How to Protect Hair from Flat Iron Heat Damage
If you’ve decided to use a flat iron on your natural hair, you’ll need to coat each strand beforehand with a quality heat protectant. Most heat protectants are loaded with chemicals and silicones, but a dosage of these is better than facing heat damage.
A good heat protectant will form a shield around the hair shaft to help you avoid heat contact. Try HSI Professional or Xtava Thermal Heat Protectant Spray for the best results.
Set your flat iron to a low setting. 300-350 degrees Fahrenheit is ideal for kinky hair, but you should also pay attention to the thickness of your strands. Use the lower temperature for fine hair, and higher for coarse natural hair.
Also, you may be tempted to pass the iron over your mane twice to get it bone-straight, but this second pass would expose the hair to more heat. Only use one pass when you’re flat ironing your hair to avoid overheating the strands.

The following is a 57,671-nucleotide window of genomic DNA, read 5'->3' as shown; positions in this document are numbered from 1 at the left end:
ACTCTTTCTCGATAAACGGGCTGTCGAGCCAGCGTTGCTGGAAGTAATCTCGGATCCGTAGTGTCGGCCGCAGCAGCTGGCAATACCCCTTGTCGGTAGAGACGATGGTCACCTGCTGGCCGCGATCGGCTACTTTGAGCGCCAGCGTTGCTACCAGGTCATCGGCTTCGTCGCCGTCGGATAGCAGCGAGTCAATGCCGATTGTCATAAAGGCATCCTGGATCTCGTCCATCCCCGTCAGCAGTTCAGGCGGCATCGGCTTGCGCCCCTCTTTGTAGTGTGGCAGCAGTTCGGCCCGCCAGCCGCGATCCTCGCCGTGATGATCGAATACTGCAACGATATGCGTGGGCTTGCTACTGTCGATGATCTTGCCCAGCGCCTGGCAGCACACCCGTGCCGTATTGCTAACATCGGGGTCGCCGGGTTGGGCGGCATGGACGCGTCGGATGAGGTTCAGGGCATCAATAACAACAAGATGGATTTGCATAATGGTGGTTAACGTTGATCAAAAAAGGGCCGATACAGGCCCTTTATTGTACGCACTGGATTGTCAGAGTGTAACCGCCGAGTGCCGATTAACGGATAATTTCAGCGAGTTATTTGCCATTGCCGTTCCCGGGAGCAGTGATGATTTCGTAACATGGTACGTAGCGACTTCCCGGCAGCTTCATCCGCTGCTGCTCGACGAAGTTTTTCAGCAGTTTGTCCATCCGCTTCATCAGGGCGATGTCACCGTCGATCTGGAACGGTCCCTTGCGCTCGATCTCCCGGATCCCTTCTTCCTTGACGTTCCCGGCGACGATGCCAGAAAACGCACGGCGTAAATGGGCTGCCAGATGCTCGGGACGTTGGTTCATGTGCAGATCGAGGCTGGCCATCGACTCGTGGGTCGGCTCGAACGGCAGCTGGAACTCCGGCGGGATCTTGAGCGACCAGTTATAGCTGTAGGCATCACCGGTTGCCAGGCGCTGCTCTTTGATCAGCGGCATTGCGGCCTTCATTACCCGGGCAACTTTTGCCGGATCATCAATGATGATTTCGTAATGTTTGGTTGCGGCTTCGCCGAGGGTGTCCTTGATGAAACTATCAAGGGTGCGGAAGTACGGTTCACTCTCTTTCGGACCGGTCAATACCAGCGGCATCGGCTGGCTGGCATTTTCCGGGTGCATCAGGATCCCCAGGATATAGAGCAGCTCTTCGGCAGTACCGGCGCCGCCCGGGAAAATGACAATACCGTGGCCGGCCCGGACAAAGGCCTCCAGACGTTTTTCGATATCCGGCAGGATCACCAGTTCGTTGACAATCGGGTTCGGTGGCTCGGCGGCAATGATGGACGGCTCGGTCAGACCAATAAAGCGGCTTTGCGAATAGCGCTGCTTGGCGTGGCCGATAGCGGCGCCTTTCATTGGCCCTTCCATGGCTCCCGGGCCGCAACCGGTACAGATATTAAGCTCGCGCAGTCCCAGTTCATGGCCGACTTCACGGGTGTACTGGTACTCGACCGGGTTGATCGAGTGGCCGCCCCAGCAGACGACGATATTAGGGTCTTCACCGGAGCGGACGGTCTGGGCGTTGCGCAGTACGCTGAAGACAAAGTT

You might be wondering how often you can use heat-styling on your natural hair. The answer depends on the condition of your hair, but it’s best to limit heat usage to special occasions only.
It’s crucial to back up all heat usage with nourishment to counteract any potential dryness or breakage. Be sure to strengthen your curls on your next wash day with a reparative protein treatment and a deep conditioning mask.
Protein will help to fill in the gaps from any possible damage, and the deep conditioner will infuse moisture into your hair.
Now, it’s your turn to discuss. Do you use heat to style your hair, and if so, have you been able to avoid heat damage on natural hair?